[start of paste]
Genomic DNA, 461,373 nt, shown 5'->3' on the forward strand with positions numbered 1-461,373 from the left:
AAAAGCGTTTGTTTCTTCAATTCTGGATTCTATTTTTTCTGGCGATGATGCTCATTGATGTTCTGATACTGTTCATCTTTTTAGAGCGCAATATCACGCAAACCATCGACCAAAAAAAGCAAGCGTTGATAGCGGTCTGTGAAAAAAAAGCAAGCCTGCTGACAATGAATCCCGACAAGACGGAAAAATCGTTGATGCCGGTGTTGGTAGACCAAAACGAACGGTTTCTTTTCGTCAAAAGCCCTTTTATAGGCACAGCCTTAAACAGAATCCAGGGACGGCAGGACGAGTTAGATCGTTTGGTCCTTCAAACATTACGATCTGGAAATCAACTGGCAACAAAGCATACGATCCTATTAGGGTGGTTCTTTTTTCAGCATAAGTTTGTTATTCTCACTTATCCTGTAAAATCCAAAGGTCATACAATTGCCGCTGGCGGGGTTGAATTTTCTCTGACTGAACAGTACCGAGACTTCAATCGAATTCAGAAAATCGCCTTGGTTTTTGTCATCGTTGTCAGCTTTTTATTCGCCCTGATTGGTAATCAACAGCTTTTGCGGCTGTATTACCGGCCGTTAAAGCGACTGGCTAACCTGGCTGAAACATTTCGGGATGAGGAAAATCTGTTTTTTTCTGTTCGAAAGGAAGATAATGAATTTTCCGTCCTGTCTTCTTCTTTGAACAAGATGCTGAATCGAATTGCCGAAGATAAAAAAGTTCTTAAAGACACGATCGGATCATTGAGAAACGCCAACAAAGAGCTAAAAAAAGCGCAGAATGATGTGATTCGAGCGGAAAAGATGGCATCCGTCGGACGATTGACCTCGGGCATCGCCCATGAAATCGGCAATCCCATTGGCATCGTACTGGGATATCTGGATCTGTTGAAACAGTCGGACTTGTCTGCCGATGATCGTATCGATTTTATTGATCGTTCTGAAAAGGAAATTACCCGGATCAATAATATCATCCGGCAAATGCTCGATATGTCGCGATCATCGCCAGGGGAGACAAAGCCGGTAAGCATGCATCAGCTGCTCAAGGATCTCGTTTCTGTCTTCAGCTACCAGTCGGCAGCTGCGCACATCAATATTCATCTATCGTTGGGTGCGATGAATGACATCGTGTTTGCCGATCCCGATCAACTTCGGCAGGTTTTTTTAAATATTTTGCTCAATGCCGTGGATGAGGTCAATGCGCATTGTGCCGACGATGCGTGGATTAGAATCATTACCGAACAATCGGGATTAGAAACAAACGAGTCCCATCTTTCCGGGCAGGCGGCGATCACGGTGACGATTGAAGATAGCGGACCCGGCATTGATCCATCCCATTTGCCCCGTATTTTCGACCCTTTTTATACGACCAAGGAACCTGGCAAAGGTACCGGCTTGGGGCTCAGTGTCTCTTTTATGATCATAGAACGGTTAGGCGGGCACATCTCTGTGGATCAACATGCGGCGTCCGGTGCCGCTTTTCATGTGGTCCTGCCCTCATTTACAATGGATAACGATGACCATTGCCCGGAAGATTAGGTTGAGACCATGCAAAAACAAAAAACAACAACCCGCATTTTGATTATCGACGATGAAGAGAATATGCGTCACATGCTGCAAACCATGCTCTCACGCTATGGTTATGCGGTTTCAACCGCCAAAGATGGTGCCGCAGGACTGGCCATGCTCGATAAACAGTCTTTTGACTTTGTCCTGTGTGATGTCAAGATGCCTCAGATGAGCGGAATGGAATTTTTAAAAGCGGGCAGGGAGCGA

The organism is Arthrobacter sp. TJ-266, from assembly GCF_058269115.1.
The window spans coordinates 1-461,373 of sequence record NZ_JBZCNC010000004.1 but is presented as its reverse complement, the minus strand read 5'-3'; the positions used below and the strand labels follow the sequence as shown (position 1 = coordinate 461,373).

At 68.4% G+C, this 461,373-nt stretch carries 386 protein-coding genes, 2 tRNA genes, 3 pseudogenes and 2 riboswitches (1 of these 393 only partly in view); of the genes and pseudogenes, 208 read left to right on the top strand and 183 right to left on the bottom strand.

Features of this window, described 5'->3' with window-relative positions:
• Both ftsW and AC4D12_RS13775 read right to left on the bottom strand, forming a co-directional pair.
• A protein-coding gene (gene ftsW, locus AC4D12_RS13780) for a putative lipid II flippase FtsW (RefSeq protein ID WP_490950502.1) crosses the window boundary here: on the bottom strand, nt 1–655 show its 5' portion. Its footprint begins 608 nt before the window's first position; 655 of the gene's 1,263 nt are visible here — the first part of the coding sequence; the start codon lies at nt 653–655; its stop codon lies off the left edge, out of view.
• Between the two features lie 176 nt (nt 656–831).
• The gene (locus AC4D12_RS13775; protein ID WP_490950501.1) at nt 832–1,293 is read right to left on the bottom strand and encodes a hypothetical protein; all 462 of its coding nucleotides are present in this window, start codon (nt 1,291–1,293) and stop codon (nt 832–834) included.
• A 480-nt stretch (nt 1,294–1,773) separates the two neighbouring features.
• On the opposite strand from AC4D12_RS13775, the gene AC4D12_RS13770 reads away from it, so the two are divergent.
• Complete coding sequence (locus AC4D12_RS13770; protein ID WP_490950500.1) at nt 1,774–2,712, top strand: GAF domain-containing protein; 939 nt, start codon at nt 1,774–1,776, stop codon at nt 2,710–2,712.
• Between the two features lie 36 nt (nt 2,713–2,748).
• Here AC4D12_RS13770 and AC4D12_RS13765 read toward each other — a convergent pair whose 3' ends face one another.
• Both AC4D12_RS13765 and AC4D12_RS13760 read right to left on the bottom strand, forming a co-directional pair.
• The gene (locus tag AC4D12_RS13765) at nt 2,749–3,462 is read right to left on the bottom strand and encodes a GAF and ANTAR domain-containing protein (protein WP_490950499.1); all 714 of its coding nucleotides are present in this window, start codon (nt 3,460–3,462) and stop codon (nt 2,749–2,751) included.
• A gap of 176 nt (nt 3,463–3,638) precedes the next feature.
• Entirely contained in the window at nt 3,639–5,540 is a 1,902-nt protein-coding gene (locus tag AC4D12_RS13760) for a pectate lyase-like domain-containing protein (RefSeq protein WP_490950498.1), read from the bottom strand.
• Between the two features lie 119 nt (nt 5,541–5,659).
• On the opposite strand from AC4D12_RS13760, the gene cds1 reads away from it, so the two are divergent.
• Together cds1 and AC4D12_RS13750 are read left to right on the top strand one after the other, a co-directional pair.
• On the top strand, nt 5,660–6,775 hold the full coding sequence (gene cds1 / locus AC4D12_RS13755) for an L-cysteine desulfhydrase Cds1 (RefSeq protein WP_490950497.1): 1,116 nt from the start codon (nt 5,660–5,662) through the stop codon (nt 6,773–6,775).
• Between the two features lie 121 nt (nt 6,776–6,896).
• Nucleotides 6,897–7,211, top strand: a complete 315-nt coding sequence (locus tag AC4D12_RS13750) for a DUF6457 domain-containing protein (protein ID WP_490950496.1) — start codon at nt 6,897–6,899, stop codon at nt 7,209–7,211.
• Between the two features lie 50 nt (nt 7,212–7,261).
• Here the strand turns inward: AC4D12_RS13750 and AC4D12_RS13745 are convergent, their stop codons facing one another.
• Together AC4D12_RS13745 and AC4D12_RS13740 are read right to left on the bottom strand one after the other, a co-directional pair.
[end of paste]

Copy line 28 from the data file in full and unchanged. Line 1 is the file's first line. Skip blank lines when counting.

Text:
• Together AC4D12_RS13745 and AC4D12_RS13740 are read right to left on the bottom strand one after the other, a co-directional pair.